The quarter-finals of the FIFA Women’s World Cup Germany 2011™ kick off in Leverkusen with an intriguing all-European encounter between two familiar foes. France and England clash for the right to face the winners of the Brazil-USA tie in the semi-finals of the tournament.

While Les Bleues are newcomers to this stage of the competition, they have the psychological advantage of a ten-match unbeaten run against their English opponents. In fact, the last win that the Lionesses enjoyed in this fixture came in London in 1974. 

The game
England-France, Saturday 9 July, Leverkusen, 18.00 (local time)

The stakes
A factor that could certainly play in England’s favour is that they have improved with every match so far at the FIFA Women’s World Cup. Initially held to a disappointing 1-1 draw with Mexico, Hope Powell’s team followed that up with a modest victory over New Zealand, before out-muscling Japan 2-0 in their third and final group match. Having fallen at the quarter-final hurdle in their two other appearances at the event, the England players are sure to give short shrift to anyone foolhardy enough to state that ‘things always come in threes’.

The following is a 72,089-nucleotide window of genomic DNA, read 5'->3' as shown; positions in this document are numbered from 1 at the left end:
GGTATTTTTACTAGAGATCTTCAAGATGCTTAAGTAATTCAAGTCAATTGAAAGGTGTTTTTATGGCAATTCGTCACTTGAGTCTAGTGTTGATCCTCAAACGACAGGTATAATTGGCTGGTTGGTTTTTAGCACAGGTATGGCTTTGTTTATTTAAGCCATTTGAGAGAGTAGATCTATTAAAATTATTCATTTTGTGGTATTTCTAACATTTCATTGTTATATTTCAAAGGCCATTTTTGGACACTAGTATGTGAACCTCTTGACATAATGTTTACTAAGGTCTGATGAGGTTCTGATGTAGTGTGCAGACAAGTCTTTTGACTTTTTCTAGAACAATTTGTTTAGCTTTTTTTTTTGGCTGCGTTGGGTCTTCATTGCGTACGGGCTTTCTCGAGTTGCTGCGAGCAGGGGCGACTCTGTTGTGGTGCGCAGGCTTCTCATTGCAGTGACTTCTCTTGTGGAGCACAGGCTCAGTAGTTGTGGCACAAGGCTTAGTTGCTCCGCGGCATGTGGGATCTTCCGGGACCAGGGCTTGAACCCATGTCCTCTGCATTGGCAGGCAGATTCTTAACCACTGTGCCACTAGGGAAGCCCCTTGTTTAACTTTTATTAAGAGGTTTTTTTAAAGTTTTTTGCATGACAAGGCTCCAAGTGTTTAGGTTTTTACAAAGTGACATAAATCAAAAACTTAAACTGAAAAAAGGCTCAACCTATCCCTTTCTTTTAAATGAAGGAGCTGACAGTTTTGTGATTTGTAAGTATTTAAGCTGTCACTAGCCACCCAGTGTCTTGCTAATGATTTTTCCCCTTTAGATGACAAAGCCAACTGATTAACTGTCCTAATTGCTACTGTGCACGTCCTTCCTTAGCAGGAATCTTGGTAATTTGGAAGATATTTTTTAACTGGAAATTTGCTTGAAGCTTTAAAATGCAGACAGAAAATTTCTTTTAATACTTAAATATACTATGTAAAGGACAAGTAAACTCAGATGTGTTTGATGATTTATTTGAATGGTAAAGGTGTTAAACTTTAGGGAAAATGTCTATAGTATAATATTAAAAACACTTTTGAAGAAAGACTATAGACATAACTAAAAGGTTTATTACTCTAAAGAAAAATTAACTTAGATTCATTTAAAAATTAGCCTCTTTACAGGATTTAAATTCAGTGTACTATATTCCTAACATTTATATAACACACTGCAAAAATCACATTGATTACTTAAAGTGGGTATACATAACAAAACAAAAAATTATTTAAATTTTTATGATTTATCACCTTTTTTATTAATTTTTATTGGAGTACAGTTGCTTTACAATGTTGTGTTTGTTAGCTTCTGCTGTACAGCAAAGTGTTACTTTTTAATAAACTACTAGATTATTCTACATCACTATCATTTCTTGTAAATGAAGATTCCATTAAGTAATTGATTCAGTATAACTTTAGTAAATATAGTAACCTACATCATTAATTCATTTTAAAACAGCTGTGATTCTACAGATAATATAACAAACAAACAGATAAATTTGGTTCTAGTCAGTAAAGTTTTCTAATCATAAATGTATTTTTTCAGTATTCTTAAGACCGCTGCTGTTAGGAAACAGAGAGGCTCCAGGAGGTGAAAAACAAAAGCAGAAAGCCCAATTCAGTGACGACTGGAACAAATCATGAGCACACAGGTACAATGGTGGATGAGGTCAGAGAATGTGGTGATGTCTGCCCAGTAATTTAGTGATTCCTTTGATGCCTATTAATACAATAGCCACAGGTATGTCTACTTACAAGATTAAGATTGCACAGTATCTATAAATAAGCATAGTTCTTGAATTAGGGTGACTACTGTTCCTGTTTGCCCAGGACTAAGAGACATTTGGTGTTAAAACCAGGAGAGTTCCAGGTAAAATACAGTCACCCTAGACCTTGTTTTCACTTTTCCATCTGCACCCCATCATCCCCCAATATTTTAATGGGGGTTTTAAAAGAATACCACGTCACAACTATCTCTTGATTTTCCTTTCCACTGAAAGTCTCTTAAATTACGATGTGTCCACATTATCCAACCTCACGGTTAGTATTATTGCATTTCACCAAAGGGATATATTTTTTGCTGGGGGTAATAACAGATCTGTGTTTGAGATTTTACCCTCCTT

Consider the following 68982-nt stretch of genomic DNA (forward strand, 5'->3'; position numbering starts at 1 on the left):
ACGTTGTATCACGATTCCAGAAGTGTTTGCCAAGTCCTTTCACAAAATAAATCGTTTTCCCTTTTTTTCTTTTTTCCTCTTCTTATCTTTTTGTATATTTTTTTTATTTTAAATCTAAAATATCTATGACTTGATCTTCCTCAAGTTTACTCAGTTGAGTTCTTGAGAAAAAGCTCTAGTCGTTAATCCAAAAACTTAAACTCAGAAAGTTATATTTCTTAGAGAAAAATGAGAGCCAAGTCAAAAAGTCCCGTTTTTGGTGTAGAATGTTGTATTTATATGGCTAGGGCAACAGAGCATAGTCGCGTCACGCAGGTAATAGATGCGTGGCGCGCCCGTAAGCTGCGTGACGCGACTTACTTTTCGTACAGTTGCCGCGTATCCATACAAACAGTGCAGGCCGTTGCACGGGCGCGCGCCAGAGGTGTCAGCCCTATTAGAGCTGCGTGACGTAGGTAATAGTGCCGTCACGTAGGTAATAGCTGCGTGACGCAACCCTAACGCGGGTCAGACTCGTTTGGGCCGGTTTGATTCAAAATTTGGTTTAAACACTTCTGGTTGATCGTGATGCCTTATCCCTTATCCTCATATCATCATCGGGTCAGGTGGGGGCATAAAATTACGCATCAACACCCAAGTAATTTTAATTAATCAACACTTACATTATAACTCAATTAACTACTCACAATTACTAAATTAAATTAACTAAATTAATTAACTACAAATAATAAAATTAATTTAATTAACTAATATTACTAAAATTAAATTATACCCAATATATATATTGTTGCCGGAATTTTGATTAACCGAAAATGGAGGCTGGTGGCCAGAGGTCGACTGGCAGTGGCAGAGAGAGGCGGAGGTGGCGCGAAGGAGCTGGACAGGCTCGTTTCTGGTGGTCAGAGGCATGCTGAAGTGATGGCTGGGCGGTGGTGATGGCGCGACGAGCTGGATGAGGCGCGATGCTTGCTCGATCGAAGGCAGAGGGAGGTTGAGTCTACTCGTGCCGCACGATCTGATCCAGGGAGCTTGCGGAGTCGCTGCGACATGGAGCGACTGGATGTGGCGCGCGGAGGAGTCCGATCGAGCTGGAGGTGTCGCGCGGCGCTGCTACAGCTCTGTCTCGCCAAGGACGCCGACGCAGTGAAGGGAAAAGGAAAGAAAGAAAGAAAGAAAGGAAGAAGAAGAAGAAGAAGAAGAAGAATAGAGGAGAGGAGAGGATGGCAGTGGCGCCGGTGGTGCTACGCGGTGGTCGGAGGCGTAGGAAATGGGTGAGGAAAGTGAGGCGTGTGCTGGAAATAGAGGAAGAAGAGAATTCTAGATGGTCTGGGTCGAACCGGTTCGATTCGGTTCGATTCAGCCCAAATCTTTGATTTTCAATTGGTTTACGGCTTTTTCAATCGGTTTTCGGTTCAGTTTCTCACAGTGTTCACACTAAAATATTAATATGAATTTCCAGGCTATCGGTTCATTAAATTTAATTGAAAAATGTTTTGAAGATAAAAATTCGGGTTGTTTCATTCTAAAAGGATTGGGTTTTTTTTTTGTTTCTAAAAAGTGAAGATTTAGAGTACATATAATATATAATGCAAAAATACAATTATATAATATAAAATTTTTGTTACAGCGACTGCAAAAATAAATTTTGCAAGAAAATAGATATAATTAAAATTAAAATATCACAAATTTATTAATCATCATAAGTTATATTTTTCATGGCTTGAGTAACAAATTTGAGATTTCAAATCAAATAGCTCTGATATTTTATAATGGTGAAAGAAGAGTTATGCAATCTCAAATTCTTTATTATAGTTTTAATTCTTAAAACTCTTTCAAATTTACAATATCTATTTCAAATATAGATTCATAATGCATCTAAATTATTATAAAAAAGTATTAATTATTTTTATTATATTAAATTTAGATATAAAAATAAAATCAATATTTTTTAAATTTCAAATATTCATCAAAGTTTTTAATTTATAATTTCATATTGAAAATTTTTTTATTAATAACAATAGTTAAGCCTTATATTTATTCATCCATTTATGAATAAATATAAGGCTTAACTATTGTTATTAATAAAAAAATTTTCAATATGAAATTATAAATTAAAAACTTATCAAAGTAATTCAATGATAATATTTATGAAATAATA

The French, on the other hand, have never previously got this far in the competition, Germany 2011 representing just their second campaign at this level. Having dispatched their first two opponents with little fuss and without conceding a goal, they were brought back down to earth with a bump against title holders Germany, losing 4-2 and seeing first-choice goalkeeper Berangere Sapowicz receive a red card and a suspension. While Bruno Bini’s charges will therefore not be at full strength on Saturday, they should still have more than enough talent on the pitch to provide a serious test for the English.

The stat
23 –
the age, number of caps and international goal tally of France forward Marie-Laure Delie. An integral part of coach Bini’s starting XI for some time now, she will be keen to add to her current total against England in Leverkusen.

The words
“They’re ready to do some damage on the pitch, and they’re hungry for success. They need an outlet for all this pent-up energy. If we make it to the semi-finals, I can assure you they’re going to be a handful!” France coach Bruno Bini